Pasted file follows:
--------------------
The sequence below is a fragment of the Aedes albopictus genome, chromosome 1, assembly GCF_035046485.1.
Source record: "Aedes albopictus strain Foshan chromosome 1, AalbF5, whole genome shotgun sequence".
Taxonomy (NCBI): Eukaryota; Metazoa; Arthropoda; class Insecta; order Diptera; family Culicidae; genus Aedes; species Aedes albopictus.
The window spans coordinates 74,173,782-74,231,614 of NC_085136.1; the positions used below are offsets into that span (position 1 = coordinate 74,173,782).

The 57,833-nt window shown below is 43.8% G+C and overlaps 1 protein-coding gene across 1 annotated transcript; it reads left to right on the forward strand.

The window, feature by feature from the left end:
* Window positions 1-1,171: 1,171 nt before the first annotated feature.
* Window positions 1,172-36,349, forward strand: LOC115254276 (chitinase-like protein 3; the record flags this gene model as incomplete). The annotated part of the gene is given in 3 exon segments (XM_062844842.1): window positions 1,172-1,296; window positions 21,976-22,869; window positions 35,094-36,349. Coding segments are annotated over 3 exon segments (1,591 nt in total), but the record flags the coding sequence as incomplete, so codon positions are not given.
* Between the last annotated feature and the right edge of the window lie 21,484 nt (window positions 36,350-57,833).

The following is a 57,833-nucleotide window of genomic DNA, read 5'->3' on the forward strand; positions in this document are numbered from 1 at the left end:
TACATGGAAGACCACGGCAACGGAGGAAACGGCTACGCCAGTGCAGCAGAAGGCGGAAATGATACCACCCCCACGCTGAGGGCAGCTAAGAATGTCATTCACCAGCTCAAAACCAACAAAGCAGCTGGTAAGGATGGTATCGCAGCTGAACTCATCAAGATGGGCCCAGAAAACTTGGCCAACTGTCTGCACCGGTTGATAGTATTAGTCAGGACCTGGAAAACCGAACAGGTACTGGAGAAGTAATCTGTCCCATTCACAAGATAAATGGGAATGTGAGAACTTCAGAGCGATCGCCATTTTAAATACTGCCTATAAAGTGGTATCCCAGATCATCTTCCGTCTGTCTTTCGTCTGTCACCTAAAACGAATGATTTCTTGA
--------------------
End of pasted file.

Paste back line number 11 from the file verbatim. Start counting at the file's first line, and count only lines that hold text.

TACATGGAAGACCACGGCAACGGAGGAAACGGCTACGCCAGTGCAGCAGAAGGCGGAAATGATACCACCCCCACGCTGAGGGCAGCTAAGAATGTCATTCACCAGCTCAAAACCAACAAAGCAGCTGGTAAGGATGGTATCGCAGCTGAACTCATCAAGATGGGCCCAGAAAACTTGGCCAACTGTCTGCACCGGTTGATAGTATTAGTCAGGACCTGGAAAACCGAACAGGTACTGGAGAAGTAATCTGTCCCATTCACAAGATAAATGGGAATGTGAGAACTTCAGAGCGATCGCCATTTTAAATACTGCCTATAAAGTGGTATCCCAGATCATCTTCCGTCTGTCTTTCGTCTGTCACCTAAAACGAATGATTTCTTGA